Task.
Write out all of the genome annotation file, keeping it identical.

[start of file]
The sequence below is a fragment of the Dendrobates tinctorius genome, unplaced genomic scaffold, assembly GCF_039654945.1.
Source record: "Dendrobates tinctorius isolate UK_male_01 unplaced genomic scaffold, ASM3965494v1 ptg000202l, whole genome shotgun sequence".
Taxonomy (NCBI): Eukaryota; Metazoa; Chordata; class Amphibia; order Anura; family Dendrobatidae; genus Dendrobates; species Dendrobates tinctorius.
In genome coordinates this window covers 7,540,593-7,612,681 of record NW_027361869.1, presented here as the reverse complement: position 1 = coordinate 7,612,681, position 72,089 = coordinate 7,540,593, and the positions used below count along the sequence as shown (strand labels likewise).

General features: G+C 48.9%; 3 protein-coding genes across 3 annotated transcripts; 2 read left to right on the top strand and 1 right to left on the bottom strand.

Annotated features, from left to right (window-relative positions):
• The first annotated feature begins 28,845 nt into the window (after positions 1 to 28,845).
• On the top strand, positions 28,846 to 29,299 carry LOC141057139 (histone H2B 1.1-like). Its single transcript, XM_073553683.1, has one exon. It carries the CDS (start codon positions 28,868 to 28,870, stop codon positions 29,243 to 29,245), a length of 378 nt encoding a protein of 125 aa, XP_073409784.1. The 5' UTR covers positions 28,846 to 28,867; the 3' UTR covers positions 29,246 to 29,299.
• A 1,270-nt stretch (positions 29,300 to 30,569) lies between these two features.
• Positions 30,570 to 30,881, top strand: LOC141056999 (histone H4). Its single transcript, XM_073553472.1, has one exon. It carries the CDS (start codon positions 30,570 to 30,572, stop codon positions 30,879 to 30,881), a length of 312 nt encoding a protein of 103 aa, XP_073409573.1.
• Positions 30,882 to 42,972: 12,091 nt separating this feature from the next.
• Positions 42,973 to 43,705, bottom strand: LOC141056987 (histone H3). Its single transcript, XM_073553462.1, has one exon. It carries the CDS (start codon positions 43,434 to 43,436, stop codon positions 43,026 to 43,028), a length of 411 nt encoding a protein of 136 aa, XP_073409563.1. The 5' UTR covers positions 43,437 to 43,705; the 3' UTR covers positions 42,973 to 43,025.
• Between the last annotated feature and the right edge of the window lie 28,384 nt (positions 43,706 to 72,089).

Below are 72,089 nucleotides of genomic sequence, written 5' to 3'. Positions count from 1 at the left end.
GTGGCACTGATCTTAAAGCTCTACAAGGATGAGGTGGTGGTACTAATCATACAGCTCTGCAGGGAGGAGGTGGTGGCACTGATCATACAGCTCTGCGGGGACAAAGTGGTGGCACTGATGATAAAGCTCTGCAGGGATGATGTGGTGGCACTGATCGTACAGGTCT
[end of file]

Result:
The sequence below is a fragment of the Dendrobates tinctorius genome, unplaced genomic scaffold, assembly GCF_039654945.1.
Source record: "Dendrobates tinctorius isolate UK_male_01 unplaced genomic scaffold, ASM3965494v1 ptg000202l, whole genome shotgun sequence".
Taxonomy (NCBI): Eukaryota; Metazoa; Chordata; class Amphibia; order Anura; family Dendrobatidae; genus Dendrobates; species Dendrobates tinctorius.
In genome coordinates this window covers 7,540,593-7,612,681 of record NW_027361869.1, presented here as the reverse complement: position 1 = coordinate 7,612,681, position 72,089 = coordinate 7,540,593, and the positions used below count along the sequence as shown (strand labels likewise).

General features: G+C 48.9%; 3 protein-coding genes across 3 annotated transcripts; 2 read left to right on the top strand and 1 right to left on the bottom strand.

Annotated features, from left to right (window-relative positions):
• The first annotated feature begins 28,845 nt into the window (after positions 1 to 28,845).
• On the top strand, positions 28,846 to 29,299 carry LOC141057139 (histone H2B 1.1-like). Its single transcript, XM_073553683.1, has one exon. It carries the CDS (start codon positions 28,868 to 28,870, stop codon positions 29,243 to 29,245), a length of 378 nt encoding a protein of 125 aa, XP_073409784.1. The 5' UTR covers positions 28,846 to 28,867; the 3' UTR covers positions 29,246 to 29,299.
• A 1,270-nt stretch (positions 29,300 to 30,569) lies between these two features.
• Positions 30,570 to 30,881, top strand: LOC141056999 (histone H4). Its single transcript, XM_073553472.1, has one exon. It carries the CDS (start codon positions 30,570 to 30,572, stop codon positions 30,879 to 30,881), a length of 312 nt encoding a protein of 103 aa, XP_073409573.1.
• Positions 30,882 to 42,972: 12,091 nt separating this feature from the next.
• Positions 42,973 to 43,705, bottom strand: LOC141056987 (histone H3). Its single transcript, XM_073553462.1, has one exon. It carries the CDS (start codon positions 43,434 to 43,436, stop codon positions 43,026 to 43,028), a length of 411 nt encoding a protein of 136 aa, XP_073409563.1. The 5' UTR covers positions 43,437 to 43,705; the 3' UTR covers positions 42,973 to 43,025.
• Between the last annotated feature and the right edge of the window lie 28,384 nt (positions 43,706 to 72,089).

Below are 72,089 nucleotides of genomic sequence, written 5' to 3'. Positions count from 1 at the left end.
GTGGCACTGATCTTAAAGCTCTACAAGGATGAGGTGGTGGTACTAATCATACAGCTCTGCAGGGAGGAGGTGGTGGCACTGATCATACAGCTCTGCGGGGACAAAGTGGTGGCACTGATGATAAAGCTCTGCAGGGATGATGTGGTGGCACTGATCGTACAGGTCT